The Iranian national team walks a fine line between expressing support for repatriated protesters and facing serious consequences from the regime for doing so. He has been criticized for not being more vocal about the regime’s violent crackdown on dissent on the world stage, the Associated Press reported. Some called out Ejatolahi for failing to mention that Samak was killed by security forces.
The team faced criticism for meeting and greeting President Ibrahim Raisi before traveling to Qatar for the World Cup. However, during the competition, the players cautiously expressed solidarity with the protesters back home.
Before its first match, team captain Ehsan Hajsafi acknowledged the oppression of the Iranians back home, saying “the conditions in our country are not good”.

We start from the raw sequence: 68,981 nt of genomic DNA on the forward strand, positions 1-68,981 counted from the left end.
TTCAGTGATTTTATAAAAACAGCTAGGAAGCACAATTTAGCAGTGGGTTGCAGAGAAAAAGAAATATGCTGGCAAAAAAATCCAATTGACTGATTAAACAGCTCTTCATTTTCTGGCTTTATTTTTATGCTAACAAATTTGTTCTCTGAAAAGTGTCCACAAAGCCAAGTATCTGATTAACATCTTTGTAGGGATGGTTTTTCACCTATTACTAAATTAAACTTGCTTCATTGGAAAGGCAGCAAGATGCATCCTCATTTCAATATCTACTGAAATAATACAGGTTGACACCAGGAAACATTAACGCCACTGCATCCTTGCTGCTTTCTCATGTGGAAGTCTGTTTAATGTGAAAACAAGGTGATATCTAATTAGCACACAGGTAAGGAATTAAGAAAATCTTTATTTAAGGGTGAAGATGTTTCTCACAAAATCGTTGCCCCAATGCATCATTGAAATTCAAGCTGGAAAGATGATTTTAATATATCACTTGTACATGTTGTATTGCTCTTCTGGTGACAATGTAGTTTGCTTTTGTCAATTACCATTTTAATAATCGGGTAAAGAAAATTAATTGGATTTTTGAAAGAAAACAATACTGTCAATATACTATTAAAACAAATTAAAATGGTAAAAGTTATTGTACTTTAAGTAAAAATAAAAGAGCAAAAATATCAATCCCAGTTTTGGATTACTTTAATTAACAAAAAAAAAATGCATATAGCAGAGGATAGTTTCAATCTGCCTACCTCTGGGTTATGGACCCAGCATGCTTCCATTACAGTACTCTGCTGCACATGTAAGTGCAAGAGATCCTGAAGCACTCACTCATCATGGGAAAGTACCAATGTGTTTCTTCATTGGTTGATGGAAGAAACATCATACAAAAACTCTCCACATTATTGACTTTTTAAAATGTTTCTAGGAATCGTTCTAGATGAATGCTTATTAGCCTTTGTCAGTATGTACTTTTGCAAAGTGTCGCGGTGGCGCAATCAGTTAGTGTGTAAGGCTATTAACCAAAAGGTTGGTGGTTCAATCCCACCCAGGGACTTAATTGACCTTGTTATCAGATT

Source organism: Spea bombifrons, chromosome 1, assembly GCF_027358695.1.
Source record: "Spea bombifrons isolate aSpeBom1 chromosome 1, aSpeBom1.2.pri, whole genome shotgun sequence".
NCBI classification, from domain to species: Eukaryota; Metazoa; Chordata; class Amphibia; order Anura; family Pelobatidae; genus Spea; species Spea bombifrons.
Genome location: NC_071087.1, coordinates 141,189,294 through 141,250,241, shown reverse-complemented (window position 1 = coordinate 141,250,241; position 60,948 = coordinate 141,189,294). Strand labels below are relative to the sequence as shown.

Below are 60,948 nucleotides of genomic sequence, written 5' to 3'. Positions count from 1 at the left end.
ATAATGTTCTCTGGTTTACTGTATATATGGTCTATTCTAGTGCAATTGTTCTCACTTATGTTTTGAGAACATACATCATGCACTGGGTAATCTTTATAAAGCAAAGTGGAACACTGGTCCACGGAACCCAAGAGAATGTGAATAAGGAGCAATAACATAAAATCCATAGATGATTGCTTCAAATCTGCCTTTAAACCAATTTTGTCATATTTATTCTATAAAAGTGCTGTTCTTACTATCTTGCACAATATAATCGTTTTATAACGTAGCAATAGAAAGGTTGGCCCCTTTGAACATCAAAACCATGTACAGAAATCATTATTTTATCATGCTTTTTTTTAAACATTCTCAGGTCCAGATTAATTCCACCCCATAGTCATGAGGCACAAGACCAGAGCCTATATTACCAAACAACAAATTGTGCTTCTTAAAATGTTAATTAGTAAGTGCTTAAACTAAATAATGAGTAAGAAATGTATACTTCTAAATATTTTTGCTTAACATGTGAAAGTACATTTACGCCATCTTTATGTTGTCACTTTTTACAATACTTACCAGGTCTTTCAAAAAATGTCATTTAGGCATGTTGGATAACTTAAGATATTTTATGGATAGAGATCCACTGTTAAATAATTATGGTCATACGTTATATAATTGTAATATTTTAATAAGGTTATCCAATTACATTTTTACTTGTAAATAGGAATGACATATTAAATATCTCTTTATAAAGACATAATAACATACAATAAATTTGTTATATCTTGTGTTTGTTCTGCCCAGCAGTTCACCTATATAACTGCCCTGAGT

“We’re here, but that doesn’t mean we shouldn’t be their voice or that we shouldn’t respect them,” he said.
In their first match against England, teammates fell silent during the playing of Iran’s national anthem, which many interpreted as a show of support for the protesters.
They were later threatened by members of Iran’s Revolutionary Guard Corps and told their families would face “violence and torture” if they participated in any political protests against the government, CNN reported, citing an anonymous source.
The team joined in singing the national anthem in their other two matches against Wales and then against the US.